China's military has the "confidence and capability" to bolster the country's rise into a world power, President Xi Jinping said as he oversaw a large-scale parade meant to show off China's fighting prowess.
Live state television broadcasts showed Mr Xi, dressed in fatigues and speaking from an open-top jeep, telling his troops that China needs a strong military "more than ever" as it moves "closer to the goal of the great rejuvenation of the Chinese nation".
Mr Xi, who commands the People's Liberation Army as chairman of the Central Military Commission, has frequently spoken of his "China Dream" to restore China to a leadership position in international affairs with a modern, far-reaching military force to match.
He inspected troops, armoured vehicles and conventional and nuclear missiles, hailing each formation by shouting "Comrades, you've worked hard".
The parade at the Zhurihe military training base in China's Inner Mongolia region marked the 90th anniversary of the People's Liberation Army's founding.
Long criticised as a corrupt bureaucracy with scant combat experience, the PLA has undergone reforms and an ambitious modernisation programme to make it a leaner force capable of projecting power overseas.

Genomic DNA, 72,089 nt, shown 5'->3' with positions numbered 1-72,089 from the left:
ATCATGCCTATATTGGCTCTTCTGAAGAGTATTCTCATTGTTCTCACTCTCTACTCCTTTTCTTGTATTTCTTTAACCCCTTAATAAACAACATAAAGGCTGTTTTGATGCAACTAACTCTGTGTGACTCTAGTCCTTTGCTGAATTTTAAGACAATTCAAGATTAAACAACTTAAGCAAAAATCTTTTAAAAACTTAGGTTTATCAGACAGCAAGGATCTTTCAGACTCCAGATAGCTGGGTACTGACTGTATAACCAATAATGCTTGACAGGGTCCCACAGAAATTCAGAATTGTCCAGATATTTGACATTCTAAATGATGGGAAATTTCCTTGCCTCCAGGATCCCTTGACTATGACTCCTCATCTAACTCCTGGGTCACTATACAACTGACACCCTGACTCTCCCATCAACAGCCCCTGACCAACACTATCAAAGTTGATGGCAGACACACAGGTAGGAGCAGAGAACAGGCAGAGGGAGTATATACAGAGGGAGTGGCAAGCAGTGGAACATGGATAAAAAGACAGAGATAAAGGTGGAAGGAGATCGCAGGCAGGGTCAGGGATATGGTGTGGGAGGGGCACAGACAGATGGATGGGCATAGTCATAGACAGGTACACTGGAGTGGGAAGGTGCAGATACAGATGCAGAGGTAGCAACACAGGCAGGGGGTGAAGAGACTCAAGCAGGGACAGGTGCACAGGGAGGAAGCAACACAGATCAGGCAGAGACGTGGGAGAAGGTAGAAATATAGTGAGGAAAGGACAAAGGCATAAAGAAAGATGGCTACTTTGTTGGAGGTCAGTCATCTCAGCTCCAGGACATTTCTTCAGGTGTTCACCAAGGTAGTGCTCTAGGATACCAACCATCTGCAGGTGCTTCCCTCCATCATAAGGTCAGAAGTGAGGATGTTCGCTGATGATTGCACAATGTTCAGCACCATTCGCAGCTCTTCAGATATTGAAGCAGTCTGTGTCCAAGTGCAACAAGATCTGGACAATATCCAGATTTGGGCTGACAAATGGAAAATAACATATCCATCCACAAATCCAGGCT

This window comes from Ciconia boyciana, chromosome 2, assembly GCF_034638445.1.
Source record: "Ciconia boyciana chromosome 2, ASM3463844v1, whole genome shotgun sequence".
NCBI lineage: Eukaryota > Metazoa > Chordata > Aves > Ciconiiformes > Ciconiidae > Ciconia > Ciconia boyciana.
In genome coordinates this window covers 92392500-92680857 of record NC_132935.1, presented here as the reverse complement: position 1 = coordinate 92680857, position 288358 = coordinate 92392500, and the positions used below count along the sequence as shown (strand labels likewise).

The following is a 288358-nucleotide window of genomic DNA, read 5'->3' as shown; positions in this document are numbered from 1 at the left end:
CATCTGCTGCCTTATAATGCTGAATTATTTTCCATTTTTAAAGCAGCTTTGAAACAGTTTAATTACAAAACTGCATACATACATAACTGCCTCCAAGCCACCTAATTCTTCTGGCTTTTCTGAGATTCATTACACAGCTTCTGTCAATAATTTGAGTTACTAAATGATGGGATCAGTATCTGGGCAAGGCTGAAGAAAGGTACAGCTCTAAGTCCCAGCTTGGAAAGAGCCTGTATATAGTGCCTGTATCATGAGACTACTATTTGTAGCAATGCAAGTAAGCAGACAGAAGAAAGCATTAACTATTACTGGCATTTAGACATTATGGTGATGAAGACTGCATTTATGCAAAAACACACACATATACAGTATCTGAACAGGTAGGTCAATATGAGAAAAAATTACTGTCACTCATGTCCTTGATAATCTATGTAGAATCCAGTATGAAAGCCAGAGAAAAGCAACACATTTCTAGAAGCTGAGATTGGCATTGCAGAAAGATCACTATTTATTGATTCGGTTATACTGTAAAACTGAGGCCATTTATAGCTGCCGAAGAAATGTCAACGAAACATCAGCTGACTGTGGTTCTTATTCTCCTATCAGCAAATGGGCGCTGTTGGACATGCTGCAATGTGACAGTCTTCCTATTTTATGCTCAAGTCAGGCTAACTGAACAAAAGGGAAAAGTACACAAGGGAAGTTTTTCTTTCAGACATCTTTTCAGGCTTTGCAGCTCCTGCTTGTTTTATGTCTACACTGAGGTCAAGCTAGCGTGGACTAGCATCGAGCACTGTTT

Hundreds of thousands of troops have been cut from the world's largest standing army while the PLA has invested heavily in aircraft carriers, nuclear submarines and stealth fighters with the goal of surpassing the United States in regional and even global influence.
Although China has framed its growing military as a force for stability and peace, its expanding footprint and assertive posture in contested regions like the South China Sea has worried small neighbouring nations.
Domestically, Mr Xi has taken steps to enhance his control over the PLA, just as he has over every other political power base within the sprawling Communist Party.
Despite the military establishment's clout, he has not shied from ordering anti-corruption campaigns that took down top-ranking generals and creating new battle theatres that placed trusted officers in command and shunted aside others.
To reinforce his political position, Mr Xi has extracted televised vows of loyalty from top generals while holding frequent events to show his affinity and support for the military, including a troop inspection in Hong Kong in June and a ceremony to present citations to 10 officers last week.
Mr Xi again issued a demand for loyalty on Sunday, instructing his amassed troops to "unswervingly stick to the fundamental principle and system of the party's absolute leadership over the army".
He added: "Always listen to and follow the party's orders. And march to wherever the party points to."